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History and uses of Umckaloabo, South Africa's amazing herb!
The history and medicinal benefits of South Africa's native Umckaloabo (Pelargonium sidoides)
In light of the overuse of antibiotics which are (for the most part) prescribed unnecessarily by many health practitioners, as well as the need for natural remedies for chest and respiratory problems,we would like to introduce a wonderful medicinal and indigenous plant called Umckaloabo (Pelargonium sidoides). This wonderful medicinal herb can be used to treat various ailments, and potentially help reduce the overuse of antibiotics and antibiotic-resistant diseases.
What is Umckaloabo
Umckaloabo is the root of a South African geranium, Pelargonium sidoides. Pelargonium sidoides should not be confused with Pelargonium graveolens (rose geranium) which is commonly used to make essential oils for aromatherapy, flavorings, and perfume.
Other names of Umckaloabo: African Geranium, EPs 7630, Geranien, Geranio Sudafricano, Geranium, Géranium d'Afrique, Géranium d'Afrique du Sud, Géranium du Cap, Geranium Root, Ikhubalo, Icwayiba, i-Yeza lezikali, Kalwerbossi, Khoaara e Nyenyane, Pelargonien, Pelargonio Sudafricano, Pelargonium Root, Pélargonium d'Afrique, Pélargonium du Cap, Pelargonium sidoides, Rabas, Rabassam, Racine de Géranium, Racine de Pélargonium, South African Geranium, Uvendle.
The interesting history of Umckaloabo
Although Umckaloabo has been used for generations by the indigenous people of South Africa, it was only introduced to the western world in the late 1800s to early 1900s. A 17 year old young man by the name of Charles Henry Stevens emigrated to South Africa in the late 1800s. After being diagnosed with tuberculosis, he turned to a traditional healer who treated him with various natural indigenous remedies, one of them being Umckaloabo. Seeing the wonderful results, Charles Stevens developed a remedy (named Stevens' Cure) containing Umckaloabo which he sold in South Africa.
After returning to England, he took his remedy with him and attempted to promote this wonderful natural cure. The medical press and the British Pharmacopoeia were not impressed by Stevens' product, as they felt that their patented drugs were being threatened by this wonderful natural 'cure', AKA Umckaloabo.
As much as they tried to discredit him, Stevens, being passionate about his natural remedy, fought back against the British press and British Pharmacopoeia, and fought to prove that all of their allegations were incorrect. Court cases ensued where questions were asked in parliament and accusations made, but, despite medical and political opposition, Stevens’ Cure remained available until the early 1950s.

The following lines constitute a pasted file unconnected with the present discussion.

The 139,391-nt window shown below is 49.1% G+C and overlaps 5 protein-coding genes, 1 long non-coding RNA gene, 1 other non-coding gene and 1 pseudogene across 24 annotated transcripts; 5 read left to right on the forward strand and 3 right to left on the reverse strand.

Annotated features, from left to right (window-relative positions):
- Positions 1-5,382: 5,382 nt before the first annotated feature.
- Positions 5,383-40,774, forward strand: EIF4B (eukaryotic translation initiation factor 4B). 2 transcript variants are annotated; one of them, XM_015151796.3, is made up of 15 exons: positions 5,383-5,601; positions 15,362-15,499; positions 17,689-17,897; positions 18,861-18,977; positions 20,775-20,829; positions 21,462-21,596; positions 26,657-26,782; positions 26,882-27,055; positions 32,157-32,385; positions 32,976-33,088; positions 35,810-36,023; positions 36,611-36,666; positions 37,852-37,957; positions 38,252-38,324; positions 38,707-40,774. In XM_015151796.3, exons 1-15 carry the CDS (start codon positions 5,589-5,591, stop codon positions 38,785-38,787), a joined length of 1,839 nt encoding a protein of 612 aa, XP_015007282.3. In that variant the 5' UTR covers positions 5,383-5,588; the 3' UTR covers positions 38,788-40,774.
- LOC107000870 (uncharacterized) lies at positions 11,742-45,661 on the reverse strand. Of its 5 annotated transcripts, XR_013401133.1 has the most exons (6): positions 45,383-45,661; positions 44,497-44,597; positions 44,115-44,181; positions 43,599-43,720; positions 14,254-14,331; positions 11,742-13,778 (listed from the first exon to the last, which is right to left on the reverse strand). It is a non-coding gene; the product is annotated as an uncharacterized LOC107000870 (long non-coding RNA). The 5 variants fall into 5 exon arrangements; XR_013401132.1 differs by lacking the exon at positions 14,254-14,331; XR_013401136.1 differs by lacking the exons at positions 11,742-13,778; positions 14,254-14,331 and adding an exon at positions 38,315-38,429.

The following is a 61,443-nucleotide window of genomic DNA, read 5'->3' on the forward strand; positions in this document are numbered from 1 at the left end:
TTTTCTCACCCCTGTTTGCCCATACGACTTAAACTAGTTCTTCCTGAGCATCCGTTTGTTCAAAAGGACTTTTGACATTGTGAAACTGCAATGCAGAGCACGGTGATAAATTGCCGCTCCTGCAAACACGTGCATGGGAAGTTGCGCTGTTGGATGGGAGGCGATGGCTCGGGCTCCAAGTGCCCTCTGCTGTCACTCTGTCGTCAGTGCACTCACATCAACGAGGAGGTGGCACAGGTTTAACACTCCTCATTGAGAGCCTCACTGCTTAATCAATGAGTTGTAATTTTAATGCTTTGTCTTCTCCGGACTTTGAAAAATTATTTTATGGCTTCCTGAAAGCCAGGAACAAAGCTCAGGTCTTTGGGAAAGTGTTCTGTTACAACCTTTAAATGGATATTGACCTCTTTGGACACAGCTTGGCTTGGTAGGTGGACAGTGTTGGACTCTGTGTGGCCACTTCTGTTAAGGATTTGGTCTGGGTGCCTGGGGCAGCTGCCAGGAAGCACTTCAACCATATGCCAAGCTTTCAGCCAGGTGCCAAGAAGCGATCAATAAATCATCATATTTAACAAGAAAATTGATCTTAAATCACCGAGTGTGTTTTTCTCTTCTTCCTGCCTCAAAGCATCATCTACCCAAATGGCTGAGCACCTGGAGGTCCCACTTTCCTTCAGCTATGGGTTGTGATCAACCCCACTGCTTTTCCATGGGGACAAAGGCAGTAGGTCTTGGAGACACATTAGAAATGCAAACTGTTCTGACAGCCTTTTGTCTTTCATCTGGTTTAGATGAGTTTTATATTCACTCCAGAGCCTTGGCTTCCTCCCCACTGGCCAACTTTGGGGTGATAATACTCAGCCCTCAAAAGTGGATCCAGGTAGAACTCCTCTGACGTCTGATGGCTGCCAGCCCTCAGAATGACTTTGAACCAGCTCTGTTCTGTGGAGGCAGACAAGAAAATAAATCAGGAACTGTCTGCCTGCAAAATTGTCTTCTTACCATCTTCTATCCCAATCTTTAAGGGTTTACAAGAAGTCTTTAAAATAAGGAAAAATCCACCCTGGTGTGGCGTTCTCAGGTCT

Adrien Sechehaye, a doctor from Geneva concluded that, while not infallible, the ingredient (Umckaloabo) was a definite advance in the treatment of tuberculosis. Research was done in Germany and Umckaloabo was registered as a medicinal herb. To this day, Umckaloabo remains a popular herbal remedy in parts of Europe.
So why do we never hear about this powerful medicinal remedy in South Africa? Well, Umckaloabo fell out of favor when antibiotics were developed in the 1900s. While certain people who believed in holistic and plant-based healing continued to use Umckaloabo and other medicinal herbs, the majority of people simply accepted every prescribed antibiotic course their doctor issued. This overuse of antibiotics has resulted in antibiotic-resistant diseases (superbugs), depressed immune systems, digestive imbalances and other secondary medical conditions.
The medicinal benefits of Umckaloabo
Umckaloabo has been shown to have significant antibacterial properties against multi-resistant Staphylococcus aureus strains, and is believed to have antimicrobial and immunostimulatory effects. Below is a list of the various medicinal benefits of Umckaloabo:
- Treatment of tuberculosis
- Treatment of acute respiratory tract infections (i.e. bronchitis, sinusitis, tonsillitis, the common cold etc.)
- Sore throat and swollen tonsils (tonsillopharyngitis) - Umckaloabo extract has been shown to significantly reduce pain and difficulty swallowing after 4 days of treatment
- Increase the body's normal response to infection
- It is also said to help with herpes, gonorrhea, diarrhea, and dysentery
Side effects of Umckaloabo
If taken as indicated, there should be no side effects of Umckaloabo. However, people with certain conditions may need to use Umckaloabo with caution or under medical supervision:
- People on prescription anticoagulants: Umckaloabo contains a substance known as coumarin that acts as an anticoagulant (blood thinner). Taking Umckaloabo while on anticoagulants can lead to excessive bleeding. For the same reason, you should stop taking Umckaloabo at least 2 weeks prior to any surgery or dental procedure.
- Those who have autoimmune diseases: Umckaloabo should be used with caution by people who have autoimmune diseases (lupus, psoriasis, rheumatoid arthritis, autoimmune hepatitis etc.). Umckaloabo may activate the antibodies which in turn could trigger autoimmune symptoms.
- Pregnant/breastfeeding mothers: Herbal remedies are usually not recommended for children, pregnant women or nursing mothers.
How to use Umckaloabo
Umckaloabo is only intended for short-term use or until symptoms disappear. It is usually taken orally in tincture form, and sometimes taken in tablet form, too.
If you would like to enjoy the wonderful benefits of this South African medicinal herb, we can highly recommend Inala Health Umckaloabo!
If you have any question, please contact us or leave a comment below for FREE health advice. We always love hearing from you!